Nelson Mandela: A life in pictures
Nelson Mandela and his wife Winnie in this undated file picture.
With his controversial poem on Israel and Iran, Günter Grass has irritated, provoked and outraged people everywhere. As Germany’s greatest living writer and a Nobel laureate in literature, he has also raised a question both inconvenient and impolite. How can decent people support a preemptive war against Iran for moving ever closer to a limited nuclear capability and, at the same time, turn a blind eye to Israel’s extensive arsenal of existing atomic bombs?
Especially in a country with so much Jewish blood on its hands, this is – or was – a question that no Good German should ask in public. It was even more verboten when asked by someone who had belatedly admitted that as a teenager he had served, however briefly, in the Nazi paramilitary unit, the Waffen SS. But the 84-year-old Grass dared to break the taboo. He spoke out and said “What Must Be Said.”
Yet why do I hesitate to name
that other land in which
for years—although kept secret—
a growing nuclear power has existed
beyond supervision or verification,
subject to no inspection of any kind?
Predicting he would be branded an anti-Semite, as he has been in full measure, Grass named Israel and called its atomic power a threat to “an already fragile world peace.” Nor did he stop there. He berated his own country for complicity by selling the Israelis “yet another submarine equipped to transport nuclear warheads.”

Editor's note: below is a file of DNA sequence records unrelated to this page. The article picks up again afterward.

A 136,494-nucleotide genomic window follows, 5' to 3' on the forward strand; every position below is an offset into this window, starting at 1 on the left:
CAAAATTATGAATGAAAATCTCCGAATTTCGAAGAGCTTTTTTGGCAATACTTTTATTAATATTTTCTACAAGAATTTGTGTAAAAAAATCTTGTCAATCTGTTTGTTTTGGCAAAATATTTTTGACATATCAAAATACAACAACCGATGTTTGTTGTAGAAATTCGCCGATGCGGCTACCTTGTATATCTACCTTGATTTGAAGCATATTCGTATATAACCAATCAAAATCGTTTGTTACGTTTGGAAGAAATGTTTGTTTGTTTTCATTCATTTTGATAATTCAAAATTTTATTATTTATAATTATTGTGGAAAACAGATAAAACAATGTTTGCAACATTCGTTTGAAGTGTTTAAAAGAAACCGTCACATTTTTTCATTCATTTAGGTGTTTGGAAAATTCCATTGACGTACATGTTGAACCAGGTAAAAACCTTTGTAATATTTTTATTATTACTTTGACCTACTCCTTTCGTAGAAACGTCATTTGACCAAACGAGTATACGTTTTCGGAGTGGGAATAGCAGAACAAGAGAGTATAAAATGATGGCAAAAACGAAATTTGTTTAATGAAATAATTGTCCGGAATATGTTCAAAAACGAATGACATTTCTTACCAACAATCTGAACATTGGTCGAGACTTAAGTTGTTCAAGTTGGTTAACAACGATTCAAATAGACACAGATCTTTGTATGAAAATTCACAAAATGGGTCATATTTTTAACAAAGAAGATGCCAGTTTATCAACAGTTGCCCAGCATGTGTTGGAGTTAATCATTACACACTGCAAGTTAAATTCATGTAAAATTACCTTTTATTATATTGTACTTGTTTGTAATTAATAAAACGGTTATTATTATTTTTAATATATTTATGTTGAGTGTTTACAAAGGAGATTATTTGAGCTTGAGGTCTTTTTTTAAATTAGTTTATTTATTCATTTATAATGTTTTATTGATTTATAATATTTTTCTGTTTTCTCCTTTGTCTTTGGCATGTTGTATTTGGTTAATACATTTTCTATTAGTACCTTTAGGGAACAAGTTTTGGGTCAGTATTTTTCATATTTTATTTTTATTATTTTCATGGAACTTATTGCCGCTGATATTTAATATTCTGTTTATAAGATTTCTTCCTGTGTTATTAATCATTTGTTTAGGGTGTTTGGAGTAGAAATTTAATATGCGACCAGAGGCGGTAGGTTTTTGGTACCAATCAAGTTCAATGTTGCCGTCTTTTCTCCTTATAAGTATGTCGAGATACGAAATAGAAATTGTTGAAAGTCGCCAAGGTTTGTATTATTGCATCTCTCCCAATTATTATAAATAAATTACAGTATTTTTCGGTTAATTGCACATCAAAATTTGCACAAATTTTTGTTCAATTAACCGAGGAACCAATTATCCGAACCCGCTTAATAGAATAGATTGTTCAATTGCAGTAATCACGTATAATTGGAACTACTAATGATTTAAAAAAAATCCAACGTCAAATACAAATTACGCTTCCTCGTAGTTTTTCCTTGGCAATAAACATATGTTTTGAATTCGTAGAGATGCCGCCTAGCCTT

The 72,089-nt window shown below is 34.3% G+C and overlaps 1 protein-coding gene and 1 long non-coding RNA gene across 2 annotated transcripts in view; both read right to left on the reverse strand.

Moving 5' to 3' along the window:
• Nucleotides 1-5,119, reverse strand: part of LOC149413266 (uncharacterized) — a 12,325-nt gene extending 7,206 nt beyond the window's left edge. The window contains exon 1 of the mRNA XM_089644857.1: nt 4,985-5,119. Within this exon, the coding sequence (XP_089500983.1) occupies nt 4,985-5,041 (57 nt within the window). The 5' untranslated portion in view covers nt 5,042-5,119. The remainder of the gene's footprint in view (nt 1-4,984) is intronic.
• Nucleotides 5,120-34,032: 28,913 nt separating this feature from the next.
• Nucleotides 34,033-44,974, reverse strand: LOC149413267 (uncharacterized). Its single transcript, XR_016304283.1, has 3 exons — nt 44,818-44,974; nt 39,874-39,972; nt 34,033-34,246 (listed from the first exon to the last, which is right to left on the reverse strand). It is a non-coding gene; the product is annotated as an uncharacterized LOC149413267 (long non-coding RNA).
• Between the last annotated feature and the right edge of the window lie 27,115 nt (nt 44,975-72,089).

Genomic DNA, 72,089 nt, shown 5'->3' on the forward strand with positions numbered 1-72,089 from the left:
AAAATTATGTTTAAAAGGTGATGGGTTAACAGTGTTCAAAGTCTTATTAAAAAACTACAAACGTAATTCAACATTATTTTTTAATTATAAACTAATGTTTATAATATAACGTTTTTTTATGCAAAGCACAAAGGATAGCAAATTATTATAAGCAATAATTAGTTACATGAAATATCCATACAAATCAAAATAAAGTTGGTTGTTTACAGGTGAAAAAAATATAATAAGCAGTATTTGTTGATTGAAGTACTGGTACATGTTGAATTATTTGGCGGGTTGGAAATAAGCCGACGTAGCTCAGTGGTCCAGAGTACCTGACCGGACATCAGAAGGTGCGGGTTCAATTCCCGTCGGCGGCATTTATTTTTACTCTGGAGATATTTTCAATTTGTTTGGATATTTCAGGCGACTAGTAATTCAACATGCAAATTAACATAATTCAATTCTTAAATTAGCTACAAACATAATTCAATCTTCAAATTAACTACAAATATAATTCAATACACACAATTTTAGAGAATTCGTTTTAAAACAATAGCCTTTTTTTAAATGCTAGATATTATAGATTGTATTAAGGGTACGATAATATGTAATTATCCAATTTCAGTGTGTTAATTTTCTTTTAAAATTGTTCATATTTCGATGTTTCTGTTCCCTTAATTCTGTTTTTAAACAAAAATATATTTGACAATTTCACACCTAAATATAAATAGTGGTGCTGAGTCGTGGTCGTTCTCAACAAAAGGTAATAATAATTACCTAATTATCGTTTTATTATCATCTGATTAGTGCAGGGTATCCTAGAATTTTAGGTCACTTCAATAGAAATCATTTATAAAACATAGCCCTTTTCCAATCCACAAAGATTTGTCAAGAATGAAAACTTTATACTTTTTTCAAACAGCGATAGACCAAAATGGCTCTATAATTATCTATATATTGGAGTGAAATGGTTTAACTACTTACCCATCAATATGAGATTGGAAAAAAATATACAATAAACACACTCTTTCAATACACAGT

Germany had already given Israel two Dolphin-class submarines, and subsidized one-third of the $540 million cost of another. The Germans are planning to similarly subsidize the sale of the latest submarine.
Nuclear arms and submarines are enough to drag down any poem, and “What Must Be Said” lacks elegance and grace, at least in the English translation by Breon Mitchell. But as a poet, Grass risks even more in suggesting a political solution. Our leaders should renounce the use of force, he writes, directly countering Obama’s insistence on keeping a military option on the table. And they should “insist that the governments of both Iran and Israel allow an international authority free and open inspection of the nuclear potential and capability of both.”
No other course offers help
to Israelis and Palestinians alike,
to all those living side by side in enmity
in this region occupied by illusions,
and ultimately, to all of us.